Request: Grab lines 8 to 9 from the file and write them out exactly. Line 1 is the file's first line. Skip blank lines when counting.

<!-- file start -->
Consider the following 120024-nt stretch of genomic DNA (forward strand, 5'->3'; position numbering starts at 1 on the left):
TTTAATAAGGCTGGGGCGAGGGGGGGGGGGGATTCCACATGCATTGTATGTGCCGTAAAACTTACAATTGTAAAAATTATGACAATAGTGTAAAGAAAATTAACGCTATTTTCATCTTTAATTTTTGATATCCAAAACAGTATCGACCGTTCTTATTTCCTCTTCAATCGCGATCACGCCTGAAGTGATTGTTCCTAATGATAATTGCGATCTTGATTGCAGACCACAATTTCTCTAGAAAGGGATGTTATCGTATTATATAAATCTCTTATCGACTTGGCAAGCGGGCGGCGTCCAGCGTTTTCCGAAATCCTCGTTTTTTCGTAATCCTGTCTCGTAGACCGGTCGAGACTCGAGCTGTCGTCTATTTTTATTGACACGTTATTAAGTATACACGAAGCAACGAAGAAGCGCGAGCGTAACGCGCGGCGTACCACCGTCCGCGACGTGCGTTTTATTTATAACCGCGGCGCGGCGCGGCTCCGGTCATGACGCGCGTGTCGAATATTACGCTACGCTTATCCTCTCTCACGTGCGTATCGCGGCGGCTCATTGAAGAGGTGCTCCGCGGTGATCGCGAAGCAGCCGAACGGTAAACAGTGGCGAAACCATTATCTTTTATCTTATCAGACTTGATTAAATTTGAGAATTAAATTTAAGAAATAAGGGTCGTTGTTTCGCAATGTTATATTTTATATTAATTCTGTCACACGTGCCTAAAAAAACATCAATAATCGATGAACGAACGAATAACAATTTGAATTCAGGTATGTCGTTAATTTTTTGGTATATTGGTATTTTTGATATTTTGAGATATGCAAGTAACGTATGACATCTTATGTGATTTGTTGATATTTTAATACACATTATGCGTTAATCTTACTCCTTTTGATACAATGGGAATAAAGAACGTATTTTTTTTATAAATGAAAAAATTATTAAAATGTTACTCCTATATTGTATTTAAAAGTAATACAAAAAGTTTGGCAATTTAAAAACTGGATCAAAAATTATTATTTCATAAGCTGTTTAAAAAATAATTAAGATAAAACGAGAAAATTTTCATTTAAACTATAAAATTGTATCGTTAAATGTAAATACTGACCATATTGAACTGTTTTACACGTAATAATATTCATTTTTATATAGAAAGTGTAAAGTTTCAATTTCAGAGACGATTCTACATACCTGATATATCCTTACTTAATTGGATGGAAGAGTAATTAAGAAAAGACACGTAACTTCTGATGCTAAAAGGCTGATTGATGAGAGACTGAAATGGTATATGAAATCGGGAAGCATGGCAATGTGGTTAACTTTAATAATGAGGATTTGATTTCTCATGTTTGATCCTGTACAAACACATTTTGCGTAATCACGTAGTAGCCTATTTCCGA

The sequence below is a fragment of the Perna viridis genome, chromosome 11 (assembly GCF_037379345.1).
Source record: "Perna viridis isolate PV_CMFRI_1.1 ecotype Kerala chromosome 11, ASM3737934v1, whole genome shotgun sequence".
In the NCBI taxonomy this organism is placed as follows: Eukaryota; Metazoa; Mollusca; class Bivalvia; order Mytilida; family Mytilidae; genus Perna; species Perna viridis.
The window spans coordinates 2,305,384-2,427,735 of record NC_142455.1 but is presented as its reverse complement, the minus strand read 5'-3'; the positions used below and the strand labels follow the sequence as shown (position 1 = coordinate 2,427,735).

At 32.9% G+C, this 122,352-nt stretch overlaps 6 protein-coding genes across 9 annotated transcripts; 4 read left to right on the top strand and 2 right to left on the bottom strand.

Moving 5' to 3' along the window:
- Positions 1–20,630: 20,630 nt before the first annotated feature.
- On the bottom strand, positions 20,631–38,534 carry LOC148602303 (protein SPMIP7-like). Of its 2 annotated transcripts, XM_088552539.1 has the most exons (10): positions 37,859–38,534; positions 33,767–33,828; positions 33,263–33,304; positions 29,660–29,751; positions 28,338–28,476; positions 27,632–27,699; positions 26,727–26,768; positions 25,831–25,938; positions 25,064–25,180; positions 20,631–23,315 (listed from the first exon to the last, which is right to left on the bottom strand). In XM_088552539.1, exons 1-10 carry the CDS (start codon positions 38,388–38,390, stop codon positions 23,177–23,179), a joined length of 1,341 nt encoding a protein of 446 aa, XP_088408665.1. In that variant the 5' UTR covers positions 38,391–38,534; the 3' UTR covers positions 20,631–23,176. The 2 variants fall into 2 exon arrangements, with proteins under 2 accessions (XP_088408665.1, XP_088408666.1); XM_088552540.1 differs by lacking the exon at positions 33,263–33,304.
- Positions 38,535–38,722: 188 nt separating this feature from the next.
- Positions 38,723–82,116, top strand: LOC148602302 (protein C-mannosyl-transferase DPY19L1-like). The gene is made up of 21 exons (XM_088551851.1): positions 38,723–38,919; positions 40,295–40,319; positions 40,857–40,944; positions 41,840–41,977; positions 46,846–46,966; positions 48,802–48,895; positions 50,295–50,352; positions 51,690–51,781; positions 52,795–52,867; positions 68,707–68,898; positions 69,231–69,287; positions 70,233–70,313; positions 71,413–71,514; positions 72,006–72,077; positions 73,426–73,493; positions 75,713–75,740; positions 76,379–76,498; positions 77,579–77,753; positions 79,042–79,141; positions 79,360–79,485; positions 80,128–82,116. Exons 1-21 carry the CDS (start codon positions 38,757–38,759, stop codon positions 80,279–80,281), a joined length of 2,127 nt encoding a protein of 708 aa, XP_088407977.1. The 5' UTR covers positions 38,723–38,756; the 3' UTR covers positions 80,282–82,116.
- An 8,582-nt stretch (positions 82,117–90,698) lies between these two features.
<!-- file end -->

Moving 5' to 3' along the window:
- Positions 1–20,630: 20,630 nt before the first annotated feature.